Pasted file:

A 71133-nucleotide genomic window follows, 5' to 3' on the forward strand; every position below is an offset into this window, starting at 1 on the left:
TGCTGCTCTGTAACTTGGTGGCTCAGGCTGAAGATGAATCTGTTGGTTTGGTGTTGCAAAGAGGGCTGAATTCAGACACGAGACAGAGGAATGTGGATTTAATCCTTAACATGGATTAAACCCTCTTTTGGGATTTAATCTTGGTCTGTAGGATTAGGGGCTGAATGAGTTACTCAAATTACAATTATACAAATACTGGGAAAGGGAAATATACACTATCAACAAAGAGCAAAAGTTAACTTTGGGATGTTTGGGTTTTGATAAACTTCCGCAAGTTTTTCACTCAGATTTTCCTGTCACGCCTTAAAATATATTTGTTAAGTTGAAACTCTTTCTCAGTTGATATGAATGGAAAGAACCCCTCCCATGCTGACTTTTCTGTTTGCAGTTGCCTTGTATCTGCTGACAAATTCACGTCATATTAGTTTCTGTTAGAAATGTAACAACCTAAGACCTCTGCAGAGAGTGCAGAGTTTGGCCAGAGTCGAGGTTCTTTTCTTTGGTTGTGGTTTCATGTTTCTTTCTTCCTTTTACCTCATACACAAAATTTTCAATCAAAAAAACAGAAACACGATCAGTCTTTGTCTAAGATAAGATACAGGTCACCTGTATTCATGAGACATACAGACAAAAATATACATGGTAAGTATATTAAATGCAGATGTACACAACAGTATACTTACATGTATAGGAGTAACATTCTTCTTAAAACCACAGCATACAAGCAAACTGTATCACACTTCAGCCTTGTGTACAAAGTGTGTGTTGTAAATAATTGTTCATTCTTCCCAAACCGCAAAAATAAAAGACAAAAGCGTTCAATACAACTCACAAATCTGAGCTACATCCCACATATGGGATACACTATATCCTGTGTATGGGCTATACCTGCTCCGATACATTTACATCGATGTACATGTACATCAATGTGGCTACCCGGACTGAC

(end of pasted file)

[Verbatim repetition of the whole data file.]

A 71133-nucleotide genomic window follows, 5' to 3' on the forward strand; every position below is an offset into this window, starting at 1 on the left:
TGCTGCTCTGTAACTTGGTGGCTCAGGCTGAAGATGAATCTGTTGGTTTGGTGTTGCAAAGAGGGCTGAATTCAGACACGAGACAGAGGAATGTGGATTTAATCCTTAACATGGATTAAACCCTCTTTTGGGATTTAATCTTGGTCTGTAGGATTAGGGGCTGAATGAGTTACTCAAATTACAATTATACAAATACTGGGAAAGGGAAATATACACTATCAACAAAGAGCAAAAGTTAACTTTGGGATGTTTGGGTTTTGATAAACTTCCGCAAGTTTTTCACTCAGATTTTCCTGTCACGCCTTAAAATATATTTGTTAAGTTGAAACTCTTTCTCAGTTGATATGAATGGAAAGAACCCCTCCCATGCTGACTTTTCTGTTTGCAGTTGCCTTGTATCTGCTGACAAATTCACGTCATATTAGTTTCTGTTAGAAATGTAACAACCTAAGACCTCTGCAGAGAGTGCAGAGTTTGGCCAGAGTCGAGGTTCTTTTCTTTGGTTGTGGTTTCATGTTTCTTTCTTCCTTTTACCTCATACACAAAATTTTCAATCAAAAAAACAGAAACACGATCAGTCTTTGTCTAAGATAAGATACAGGTCACCTGTATTCATGAGACATACAGACAAAAATATACATGGTAAGTATATTAAATGCAGATGTACACAACAGTATACTTACATGTATAGGAGTAACATTCTTCTTAAAACCACAGCATACAAGCAAACTGTATCACACTTCAGCCTTGTGTACAAAGTGTGTGTTGTAAATAATTGTTCATTCTTCCCAAACCGCAAAAATAAAAGACAAAAGCGTTCAATACAACTCACAAATCTGAGCTACATCCCACATATGGGATACACTATATCCTGTGTATGGGCTATACCTGCTCCGATACATTTACATCGATGTACATGTACATCAATGTGGCTACCCGGACTGAC